in dry lot pens with cement floors and not pastured at all.
Many herds are kept very successfully under these condi-
tions. Goats will adapt themselves with more or less success
to many different sorts of climate and feed conditions.


Chikaming Andrue .... Nubian Buck


There are four principal breeds of milk goats in the
United States. They are as follows in numerical order:
Nubian, Saanen, French Alpine, and Toggenburg. There are
a few of other breeds but none in Florida. In the past few
years great interest has been shown in the "British" goats.


Nrtbi Doe' -ote- A- mi Ml-k.. : r'4 .G

Nubi-an -Do.eCu.rtesy Ame M.lk- G.

Nubian Doe (Courtesy American Milk Goat

Record Association)


These are built up by using purebred males on high-produc-
ing grade females ,the female offspring, in turn being bred
to a purebred male of the same breed and on until they
have the characteristics of the breed being used and are,
to all intents and purposes purebred. A number of "British
Saanens" and "British Toggenburg" bucks have been im-
ported to this country to be used as herd sires. A section
of the herd books of the American Milk Goat Record Asso-
ciation has been opened to them. This same association is
encouraging this same type of breeding in the United
States, the seven-eights offspring being called "American."
In this, only the female offspring are recorded at present.
The American Goat Society does not recognize these new
breeds, registering only purebreds.


This breed leads in the number registered yearly. Anglo-
Nubians were developed in England in the period 1850 to
1875. Bucks were brought from India and Egypt and mated
to native British goats and the breed was developed. This
breed was admitted to the British herd books in 1910. The
first importations to this country were in 1909. Later more
importations followed and the name was shortened to
"Nubian" in the United States. The breed is so registered
in both Associations. Nubians are large and rangy with
short, glossy coats, large dark eyes, and a curved roman
nose, the more curved the better, and long, pendulous ears,
the longer the better. They may or may not have horns.
Nubians are all colors and combinations of colors, spotted
animals being common.
Standard weights and measurements for Nubians: Doe-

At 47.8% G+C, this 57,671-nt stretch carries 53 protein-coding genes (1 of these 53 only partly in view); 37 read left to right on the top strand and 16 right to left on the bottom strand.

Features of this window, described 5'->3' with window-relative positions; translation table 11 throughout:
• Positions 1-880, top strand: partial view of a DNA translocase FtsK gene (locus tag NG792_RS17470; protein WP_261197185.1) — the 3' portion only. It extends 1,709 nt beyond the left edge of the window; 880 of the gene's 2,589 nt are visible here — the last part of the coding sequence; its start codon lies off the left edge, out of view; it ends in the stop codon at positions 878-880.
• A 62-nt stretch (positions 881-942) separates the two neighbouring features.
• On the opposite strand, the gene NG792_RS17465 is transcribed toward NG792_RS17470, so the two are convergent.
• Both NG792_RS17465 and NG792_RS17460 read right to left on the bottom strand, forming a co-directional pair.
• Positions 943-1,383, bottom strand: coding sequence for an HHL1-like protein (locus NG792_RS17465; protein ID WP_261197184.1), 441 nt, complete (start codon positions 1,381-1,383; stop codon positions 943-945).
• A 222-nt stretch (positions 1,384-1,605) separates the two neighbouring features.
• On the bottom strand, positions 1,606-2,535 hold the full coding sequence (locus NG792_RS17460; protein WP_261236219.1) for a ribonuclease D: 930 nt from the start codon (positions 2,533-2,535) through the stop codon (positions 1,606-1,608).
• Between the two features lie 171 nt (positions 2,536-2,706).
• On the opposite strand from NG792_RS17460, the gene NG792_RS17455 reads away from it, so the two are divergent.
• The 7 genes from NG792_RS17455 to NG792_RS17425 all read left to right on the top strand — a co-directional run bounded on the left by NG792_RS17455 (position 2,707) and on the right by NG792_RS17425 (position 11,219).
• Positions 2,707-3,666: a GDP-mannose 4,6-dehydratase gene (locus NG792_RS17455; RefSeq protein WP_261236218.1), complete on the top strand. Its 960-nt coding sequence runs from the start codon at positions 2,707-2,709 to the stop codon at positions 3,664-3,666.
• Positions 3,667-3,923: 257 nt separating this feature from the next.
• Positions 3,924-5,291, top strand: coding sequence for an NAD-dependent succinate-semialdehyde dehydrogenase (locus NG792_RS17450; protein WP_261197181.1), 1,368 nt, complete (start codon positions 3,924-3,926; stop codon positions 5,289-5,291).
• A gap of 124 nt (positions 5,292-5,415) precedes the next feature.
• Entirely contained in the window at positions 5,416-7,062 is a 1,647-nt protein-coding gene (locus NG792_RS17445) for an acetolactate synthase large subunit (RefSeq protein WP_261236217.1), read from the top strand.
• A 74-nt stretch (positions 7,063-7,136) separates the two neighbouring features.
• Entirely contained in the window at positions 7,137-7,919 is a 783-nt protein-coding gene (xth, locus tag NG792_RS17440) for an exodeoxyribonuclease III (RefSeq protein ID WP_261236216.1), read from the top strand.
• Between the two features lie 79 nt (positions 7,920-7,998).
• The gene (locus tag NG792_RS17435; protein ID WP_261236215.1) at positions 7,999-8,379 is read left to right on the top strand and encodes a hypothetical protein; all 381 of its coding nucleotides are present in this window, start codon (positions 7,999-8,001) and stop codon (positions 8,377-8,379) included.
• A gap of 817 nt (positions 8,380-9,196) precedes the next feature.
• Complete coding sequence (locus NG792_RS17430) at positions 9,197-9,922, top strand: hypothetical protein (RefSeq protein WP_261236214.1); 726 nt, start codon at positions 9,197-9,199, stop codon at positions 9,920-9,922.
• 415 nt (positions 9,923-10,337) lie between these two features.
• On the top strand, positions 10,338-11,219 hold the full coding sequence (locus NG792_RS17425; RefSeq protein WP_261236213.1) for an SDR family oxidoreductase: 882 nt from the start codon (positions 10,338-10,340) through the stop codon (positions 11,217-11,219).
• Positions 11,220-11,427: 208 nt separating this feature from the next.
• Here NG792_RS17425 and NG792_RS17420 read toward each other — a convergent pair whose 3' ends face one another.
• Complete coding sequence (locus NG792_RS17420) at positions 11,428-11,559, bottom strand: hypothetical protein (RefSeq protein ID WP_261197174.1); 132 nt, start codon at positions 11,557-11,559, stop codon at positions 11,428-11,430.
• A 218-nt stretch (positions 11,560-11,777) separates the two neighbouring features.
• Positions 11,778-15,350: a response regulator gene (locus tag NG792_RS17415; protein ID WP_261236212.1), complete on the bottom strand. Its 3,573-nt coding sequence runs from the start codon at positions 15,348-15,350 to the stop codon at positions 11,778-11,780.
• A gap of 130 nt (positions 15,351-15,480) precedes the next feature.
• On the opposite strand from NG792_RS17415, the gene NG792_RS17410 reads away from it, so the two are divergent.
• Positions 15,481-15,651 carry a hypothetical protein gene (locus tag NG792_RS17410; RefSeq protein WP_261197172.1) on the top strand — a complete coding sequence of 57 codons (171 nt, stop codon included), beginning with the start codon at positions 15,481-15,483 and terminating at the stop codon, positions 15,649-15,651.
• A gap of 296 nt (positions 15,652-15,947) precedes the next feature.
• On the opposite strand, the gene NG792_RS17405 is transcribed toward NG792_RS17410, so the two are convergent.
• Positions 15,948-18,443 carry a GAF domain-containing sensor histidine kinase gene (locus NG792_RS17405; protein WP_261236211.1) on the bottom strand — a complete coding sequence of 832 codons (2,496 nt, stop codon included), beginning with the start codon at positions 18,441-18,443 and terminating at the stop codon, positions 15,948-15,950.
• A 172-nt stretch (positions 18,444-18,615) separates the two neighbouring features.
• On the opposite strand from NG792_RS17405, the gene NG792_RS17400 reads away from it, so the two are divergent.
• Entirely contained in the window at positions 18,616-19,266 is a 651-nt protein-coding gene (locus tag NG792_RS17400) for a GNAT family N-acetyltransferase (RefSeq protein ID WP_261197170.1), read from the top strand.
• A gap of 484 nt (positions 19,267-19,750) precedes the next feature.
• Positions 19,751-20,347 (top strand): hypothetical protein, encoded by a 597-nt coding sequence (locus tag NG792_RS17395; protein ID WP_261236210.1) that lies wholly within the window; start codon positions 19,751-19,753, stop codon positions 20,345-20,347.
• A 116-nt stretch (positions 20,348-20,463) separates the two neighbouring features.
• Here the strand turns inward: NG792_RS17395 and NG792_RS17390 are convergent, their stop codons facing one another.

Height at withers, 30 inches and up, weight 130 pounds
and up. Buck-Height at withers, 35 inches and up, weight
175 pounds and up.
The Nubian has not been considered a heavy milking
breed until recent years but has had a high butterfat aver-
age. By careful breeding the production has been increased
until, in 1949, Katrein's Charmaine, on official test pro-
duced 4248.3 pounds of milk, 184.61 pounds of butterfat
in 305 days, giving her the milk and butterfat record of all
breeds in this country. This record she held until 1955,
when a Saanen, La Suise, Ida-Bee produced 4905.1 pounds
of milk and 182.7947 pounds of butterfat. Charmaine lost
the milk record but still holds the butterfat record. Nubians
do well in Florida.


This is a Swiss breed having been bred in the mountains
of Switzerland for many generations. Saanens are white or
light cream color, white preferred. Black spots are allowed
on their skin but not in their coat. They may be long or
short haired, hornless or with horns.
Standard weights and measurements for Saanens: Doe-
Height 30 inches at withers and up, weight 135 pounds and
up. Buck-Height 35 inches at withers and up, weight 185
pounds and up.

r.. .

Saanen Buck


(Courtesy AMGRA)

The Saanen has straight or slightly dished facial lines,
ears erect or pointing forward. The buck usually has a
beard and the doe may have one.
Saanens are heavy, steady producers, usually quiet and
docile, and are good dairy animals, much in demand for
commercial dairies.





This was the first breed to be imported to this country.
It has been immensely popular and led all other breeds for
many years. However, at present Toggenburgs stand fourth
in this country.
The Toggenburg is a Swiss breed, may be long or short
haired, horned or hornless, both does and bucks usually have
beards, and short erect ears. They are solid color, varying
from light fawn to dark chocolate, with two white stripes on

Toggenburg Buck (Courtesy AMGRA)
face, the ears outlined in white and white on legs and
rump. Standard weights and measurements for Toggen-
burgs: Doe-Height at withers 27 to 31 inches, weight 115
to 150 pounds. Buck-Height at withers 33 inches and up,
weight 160 pounds and up.
This is a docile, friendly, breed, the does being wonderful
producers, considering their small size. Their butterfat con-
tent is usually rather low.
Glenview Peg, one of the great producers of the breed,
made an official record of 3973 pounds of milk and 124.195


Toggenburg Doe (Courtesy AMGRA)


pounds of butterfat in nine months and twenty-nine days.
There are very few Toggenburgs in Florida but there is
no reason why they should not thrive in the State as they
are a very healthy, rugged breed.